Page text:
I'd also like you to meet Grace - a bright and hardworking student in Kenya. Grace’s family came to Kenya as refugees from Rwanda to escape the 1994 genocide. Her parents started a small cereal shop after they settled and work hard to support their family. Grace had frequent ear infections that impacted her hearing, and this was affecting her studies and performance. Grace's final exams were approaching and she was afraid that she wouldn't be able to meet all the requirements, so she urgently needed hearing aids on both ears. With support from Watsi, Grace was able to get treatment and had the aids fitted so she could be ready for her exams. She was all smiles as she headed home!

The stories of Gabriel and Grace serve as a stark reminder of the obstacles faced by refugees when it comes to accessing healthcare. It is a testament to the pressing need for organizations like Watsi and our medical partners to come together and provide medical care for the world's vulnerable, including those often left behind or forced far from their homes.

A photo of Dr Kanchana Thornton with her team crossing a river to provide life-changing medical care to the displaced in the region.
Standing #WithRefugees with our medical partner Burma Children Medical Fund.

Our partnership with Burma Children Medical Fund (BCMF) exemplifies our commitment to standing #WithRefugees. Together, we strive to uplift and bring comfort, healing, and good health to refugees like Naw Say, who underwent a safe c-section delivery with our support.

Naw Say shared, “I love being a teacher even though I receive a very little stipend. If I have to pay for my operation cost, I will never make it and if there are no donors for me, I can’t imagine how my delivery would turn out. I am so happy to have a lovely baby and now she started to talk and make sounds. Thank you to everyone who helped me, even though I never get to meet you in person.”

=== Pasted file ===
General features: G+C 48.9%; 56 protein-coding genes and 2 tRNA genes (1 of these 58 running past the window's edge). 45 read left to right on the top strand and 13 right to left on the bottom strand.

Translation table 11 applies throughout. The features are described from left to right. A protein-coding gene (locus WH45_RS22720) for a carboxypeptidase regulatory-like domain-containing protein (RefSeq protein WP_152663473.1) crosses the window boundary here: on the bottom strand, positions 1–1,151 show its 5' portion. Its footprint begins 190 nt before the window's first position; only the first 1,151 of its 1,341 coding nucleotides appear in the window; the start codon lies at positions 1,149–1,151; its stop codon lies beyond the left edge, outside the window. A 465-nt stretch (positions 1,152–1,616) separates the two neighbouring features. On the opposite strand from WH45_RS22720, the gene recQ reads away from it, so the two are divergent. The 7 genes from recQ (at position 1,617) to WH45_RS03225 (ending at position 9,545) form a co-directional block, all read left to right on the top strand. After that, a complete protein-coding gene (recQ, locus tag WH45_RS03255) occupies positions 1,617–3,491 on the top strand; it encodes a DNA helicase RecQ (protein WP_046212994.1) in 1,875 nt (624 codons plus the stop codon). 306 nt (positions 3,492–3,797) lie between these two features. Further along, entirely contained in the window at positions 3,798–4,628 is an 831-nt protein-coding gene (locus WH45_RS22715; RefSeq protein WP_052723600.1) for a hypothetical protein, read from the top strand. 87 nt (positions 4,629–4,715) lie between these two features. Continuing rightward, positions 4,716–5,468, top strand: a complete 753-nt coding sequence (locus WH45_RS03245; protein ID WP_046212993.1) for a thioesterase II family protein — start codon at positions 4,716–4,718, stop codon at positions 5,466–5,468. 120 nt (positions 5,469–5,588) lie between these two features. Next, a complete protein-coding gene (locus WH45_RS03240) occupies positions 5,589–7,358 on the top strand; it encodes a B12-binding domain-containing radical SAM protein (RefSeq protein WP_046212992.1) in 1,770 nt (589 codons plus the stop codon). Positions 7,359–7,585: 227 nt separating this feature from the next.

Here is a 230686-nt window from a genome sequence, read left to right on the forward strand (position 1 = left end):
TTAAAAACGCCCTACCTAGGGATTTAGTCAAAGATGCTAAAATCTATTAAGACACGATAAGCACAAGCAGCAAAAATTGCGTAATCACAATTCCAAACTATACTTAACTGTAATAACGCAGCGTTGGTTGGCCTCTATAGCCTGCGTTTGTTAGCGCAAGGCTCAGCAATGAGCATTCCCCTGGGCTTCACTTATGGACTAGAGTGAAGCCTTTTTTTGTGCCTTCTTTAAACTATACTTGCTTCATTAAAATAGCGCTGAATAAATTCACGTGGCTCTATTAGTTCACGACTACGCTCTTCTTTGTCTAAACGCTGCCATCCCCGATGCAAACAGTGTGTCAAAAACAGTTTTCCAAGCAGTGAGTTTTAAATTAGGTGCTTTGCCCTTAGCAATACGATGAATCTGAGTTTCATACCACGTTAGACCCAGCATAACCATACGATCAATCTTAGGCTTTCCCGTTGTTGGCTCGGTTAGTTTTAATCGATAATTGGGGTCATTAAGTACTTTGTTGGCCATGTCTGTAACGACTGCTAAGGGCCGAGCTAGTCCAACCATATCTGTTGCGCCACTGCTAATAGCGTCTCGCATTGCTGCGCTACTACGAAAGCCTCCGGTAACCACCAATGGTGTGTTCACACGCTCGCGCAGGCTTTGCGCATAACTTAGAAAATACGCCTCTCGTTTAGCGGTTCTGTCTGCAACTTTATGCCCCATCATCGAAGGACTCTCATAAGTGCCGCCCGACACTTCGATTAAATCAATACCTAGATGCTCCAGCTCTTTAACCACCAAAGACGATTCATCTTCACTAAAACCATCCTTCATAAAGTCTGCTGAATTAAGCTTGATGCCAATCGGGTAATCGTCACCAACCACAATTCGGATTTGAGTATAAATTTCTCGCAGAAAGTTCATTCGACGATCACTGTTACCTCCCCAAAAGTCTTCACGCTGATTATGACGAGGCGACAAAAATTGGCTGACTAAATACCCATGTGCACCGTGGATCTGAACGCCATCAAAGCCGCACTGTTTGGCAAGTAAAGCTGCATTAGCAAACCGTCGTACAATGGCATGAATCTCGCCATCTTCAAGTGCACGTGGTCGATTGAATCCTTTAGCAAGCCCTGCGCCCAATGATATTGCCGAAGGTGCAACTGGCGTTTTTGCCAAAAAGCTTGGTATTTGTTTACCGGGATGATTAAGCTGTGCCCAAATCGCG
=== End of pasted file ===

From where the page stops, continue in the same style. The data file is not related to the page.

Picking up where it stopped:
When it comes to healthcare, refugees face numerous challenges. Often the first evacuated from conflict zones are the ill and injured. The result is that the refugee population has a higher proportion of surgically disabled individuals, yet significantly lower chances of receiving the necessary referral or treatment. This surgical shortfall leads to unnecessary illness, disability, and most tragically premature death, exacerbating the suffering experienced by those already forced far from their homes.

As an advocate for change, I've witnessed firsthand the transformative power of surgical care. ⛑ A study conducted by Dr. Dan Poenaru and Victor K. Wu examined surgically correctable disabilities among children in one of the world's largest refugee camps called Dadaab in Kenya. Their findings revealed that surgical interventions often cost less in $/DALY (disability-adjusted life year) than other medical treatments pursued within healthcare systems. This discovery highlights both the feasibility and cost-effectiveness of surgery as an intervention in refugee camps.

We cannot turn a blind eye to the healthcare needs of refugees. It is essential for national healthcare systems and humanitarian organizations to include surgical care in their planning and programming. Without making these investments, more lives will be lost unnecessarily.

As I reflect 📝 on the immense strength and courage displayed by refugees, my conviction grows stronger. The path to better healthcare for all may be long, but together, we can overcome the challenges. Join me in breaking down barriers, ensuring that healthcare knows no borders. Together, we can forge a path toward a world where all people, regardless of their circumstances, have access to the care they need and deserve.

A Watsi patient at the Mae Ra Ma Luang refugee camp on the border of Thailand and Burma.

🙏 Come join me in our Universal Fund today supporting life-changing healthcare for those most in need around the world, all year long.🙏

Make HTML Link Look Like a Button
Take action and join me today!
Mackinnon Engen

Mackinnon Engen

Executive Director @Watsi